Gastrointestinal stromal tumor: Psychosocial characteristics and considerations

Lori Wiener, Haven Battles, Sima Zadeh, Carly J. Smith, Lee J. Helman, Su Young Kim

Research output: Contribution to journalArticle

Abstract

Objective: Gastrointestinal stromal tumors (GIST) are very rare, especially within the pediatric population. The National Institutes of Health initiated a multidisciplinary clinic to bring together a worldwide group of healthcare providers with experience in the study and treatment of GIST in order to better understand the disease and to examine whether this is a population at psychosocial risk. Methods: Seven GIST clinics have been held to date. Participants completed a GIST Psychosocial Assessment containing items covering demographic factors, family stressors, general health, psychosocial concerns, psychiatric history, and selfidentified needs. Our sample consists of 60 adult patients (ages 18-66) and 18 pediatric patients (ages 9-17). Results: Living with pain at least a few days a week was endorsed by those whose self-reported health status was good to excellent (49% of the adult cohort and 25% of the pediatric cohort). Pain was significantly associated with anxiety, difficulties with family relationships, behavior problems, and psychotropic medication use. Body image and appearance concerns were endorsed by over half of the cohort. Posttrauma symptoms were prevalent for those newly diagnosed and those living with GIST for over 15 years. Conclusions: This is the first study to explore the psychosocial impact of GIST. Individuals living with GIST experience chronic pain, post-trauma symptoms and significant anxiety along with an expressed need for interventions to help them manage their anxiety. Due to the chronic nature of this disease, the GIST population is at risk for long-term psychological distress. Psychosocial interventions in pediatric and adult care settings are offered.

Original languageEnglish (US)
Pages (from-to)1343-1349
Number of pages7
JournalSupportive Care in Cancer
Volume20
Issue number6
DOIs
StatePublished - Jun 2012
Externally publishedYes

Fingerprint

Gastrointestinal Stromal Tumors
Pediatrics
Anxiety
Pain
Family Relations
Body Image
National Institutes of Health (U.S.)
Chronic Pain
Health Personnel
Health Status
Psychiatry
Chronic Disease
Demography
Psychology
Health
Wounds and Injuries

Keywords

  • Anxiety
  • Body image
  • Gastrointestinal stromal tumor (GIST)
  • Pain
  • Posttraumatic stress symptoms
  • Psychosocial

ASJC Scopus subject areas

  • Oncology

Cite this

Wiener, L., Battles, H., Zadeh, S., Smith, C. J., Helman, L. J., & Kim, S. Y. (2012). Gastrointestinal stromal tumor: Psychosocial characteristics and considerations. Supportive Care in Cancer, 20(6), 1343-1349. https://doi.org/10.1007/s00520-012-1426-7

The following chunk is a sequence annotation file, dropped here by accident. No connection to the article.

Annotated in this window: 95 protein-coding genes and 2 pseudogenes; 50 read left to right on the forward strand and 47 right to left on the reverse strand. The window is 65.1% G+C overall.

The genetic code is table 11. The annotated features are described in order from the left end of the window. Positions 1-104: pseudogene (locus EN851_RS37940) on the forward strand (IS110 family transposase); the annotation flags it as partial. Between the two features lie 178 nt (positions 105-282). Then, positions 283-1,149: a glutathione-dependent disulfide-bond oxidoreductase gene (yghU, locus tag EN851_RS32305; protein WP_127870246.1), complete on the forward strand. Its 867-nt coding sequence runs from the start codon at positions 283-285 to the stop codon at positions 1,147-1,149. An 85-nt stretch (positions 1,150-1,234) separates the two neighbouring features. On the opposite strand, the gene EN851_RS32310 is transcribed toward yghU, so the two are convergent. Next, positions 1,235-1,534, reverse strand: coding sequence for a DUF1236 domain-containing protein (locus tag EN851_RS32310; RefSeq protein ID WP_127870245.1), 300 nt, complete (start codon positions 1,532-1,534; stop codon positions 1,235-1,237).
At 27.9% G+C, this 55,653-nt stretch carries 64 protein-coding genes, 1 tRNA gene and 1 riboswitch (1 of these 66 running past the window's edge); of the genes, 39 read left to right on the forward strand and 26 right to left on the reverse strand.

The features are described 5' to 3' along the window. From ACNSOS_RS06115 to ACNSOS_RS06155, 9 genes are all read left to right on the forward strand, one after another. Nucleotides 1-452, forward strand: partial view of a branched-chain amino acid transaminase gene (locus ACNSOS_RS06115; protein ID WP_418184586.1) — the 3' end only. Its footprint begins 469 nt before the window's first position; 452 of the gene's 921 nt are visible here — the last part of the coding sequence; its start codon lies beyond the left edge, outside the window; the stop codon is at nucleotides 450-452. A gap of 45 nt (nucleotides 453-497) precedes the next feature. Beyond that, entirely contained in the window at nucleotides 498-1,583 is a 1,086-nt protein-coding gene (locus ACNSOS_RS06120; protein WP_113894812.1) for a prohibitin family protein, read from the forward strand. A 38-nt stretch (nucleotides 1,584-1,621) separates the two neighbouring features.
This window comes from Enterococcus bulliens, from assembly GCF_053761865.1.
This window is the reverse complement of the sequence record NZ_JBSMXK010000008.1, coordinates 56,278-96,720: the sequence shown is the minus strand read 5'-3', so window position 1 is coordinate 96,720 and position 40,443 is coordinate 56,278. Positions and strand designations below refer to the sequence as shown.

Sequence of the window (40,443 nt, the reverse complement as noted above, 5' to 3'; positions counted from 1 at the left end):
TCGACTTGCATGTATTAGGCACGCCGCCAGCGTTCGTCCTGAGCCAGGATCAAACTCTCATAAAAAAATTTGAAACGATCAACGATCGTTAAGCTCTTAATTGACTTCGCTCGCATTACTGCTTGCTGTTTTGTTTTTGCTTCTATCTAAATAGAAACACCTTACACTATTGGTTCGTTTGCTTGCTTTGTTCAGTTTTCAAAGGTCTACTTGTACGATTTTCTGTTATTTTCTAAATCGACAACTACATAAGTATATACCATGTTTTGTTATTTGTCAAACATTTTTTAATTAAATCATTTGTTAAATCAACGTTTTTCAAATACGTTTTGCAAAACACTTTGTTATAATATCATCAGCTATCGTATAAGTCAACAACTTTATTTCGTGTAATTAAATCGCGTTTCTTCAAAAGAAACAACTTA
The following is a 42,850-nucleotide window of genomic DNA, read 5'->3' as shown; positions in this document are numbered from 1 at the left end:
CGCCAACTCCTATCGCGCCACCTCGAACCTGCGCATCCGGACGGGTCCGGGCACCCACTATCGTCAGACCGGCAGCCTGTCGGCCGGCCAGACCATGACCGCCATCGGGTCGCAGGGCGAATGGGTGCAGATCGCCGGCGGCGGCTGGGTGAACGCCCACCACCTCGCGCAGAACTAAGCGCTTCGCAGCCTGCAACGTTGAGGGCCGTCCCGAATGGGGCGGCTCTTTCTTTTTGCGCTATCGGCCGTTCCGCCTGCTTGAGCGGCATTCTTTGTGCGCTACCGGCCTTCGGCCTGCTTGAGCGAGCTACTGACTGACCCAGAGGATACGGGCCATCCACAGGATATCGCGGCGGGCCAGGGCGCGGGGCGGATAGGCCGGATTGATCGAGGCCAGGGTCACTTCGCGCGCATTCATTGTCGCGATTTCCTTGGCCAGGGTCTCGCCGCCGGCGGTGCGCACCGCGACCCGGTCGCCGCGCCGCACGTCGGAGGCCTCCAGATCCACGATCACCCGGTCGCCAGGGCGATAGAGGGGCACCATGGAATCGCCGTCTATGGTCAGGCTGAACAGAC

Gastrointestinal stromal tumor : Psychosocial characteristics and considerations. / Wiener, Lori; Battles, Haven; Zadeh, Sima; Smith, Carly J.; Helman, Lee J.; Kim, Su Young.

In: Supportive Care in Cancer, Vol. 20, No. 6, 06.2012, p. 1343-1349.

Research output: Contribution to journalArticle

Wiener, L, Battles, H, Zadeh, S, Smith, CJ, Helman, LJ & Kim, SY 2012, 'Gastrointestinal stromal tumor: Psychosocial characteristics and considerations', Supportive Care in Cancer, vol. 20, no. 6, pp. 1343-1349. https://doi.org/10.1007/s00520-012-1426-7
Wiener, Lori ; Battles, Haven ; Zadeh, Sima ; Smith, Carly J. ; Helman, Lee J. ; Kim, Su Young. / Gastrointestinal stromal tumor : Psychosocial characteristics and considerations. In: Supportive Care in Cancer. 2012 ; Vol. 20, No. 6. pp. 1343-1349.
@article{bb2c5a31869240389d3fbcd2fa583bc2,
title = "Gastrointestinal stromal tumor: Psychosocial characteristics and considerations",
abstract = "Objective: Gastrointestinal stromal tumors (GIST) are very rare, especially within the pediatric population. The National Institutes of Health initiated a multidisciplinary clinic to bring together a worldwide group of healthcare providers with experience in the study and treatment of GIST in order to better understand the disease and to examine whether this is a population at psychosocial risk. Methods: Seven GIST clinics have been held to date. Participants completed a GIST Psychosocial Assessment containing items covering demographic factors, family stressors, general health, psychosocial concerns, psychiatric history, and selfidentified needs. Our sample consists of 60 adult patients (ages 18-66) and 18 pediatric patients (ages 9-17). Results: Living with pain at least a few days a week was endorsed by those whose self-reported health status was good to excellent (49{\%} of the adult cohort and 25{\%} of the pediatric cohort). Pain was significantly associated with anxiety, difficulties with family relationships, behavior problems, and psychotropic medication use. Body image and appearance concerns were endorsed by over half of the cohort. Posttrauma symptoms were prevalent for those newly diagnosed and those living with GIST for over 15 years. Conclusions: This is the first study to explore the psychosocial impact of GIST. Individuals living with GIST experience chronic pain, post-trauma symptoms and significant anxiety along with an expressed need for interventions to help them manage their anxiety. Due to the chronic nature of this disease, the GIST population is at risk for long-term psychological distress. Psychosocial interventions in pediatric and adult care settings are offered.",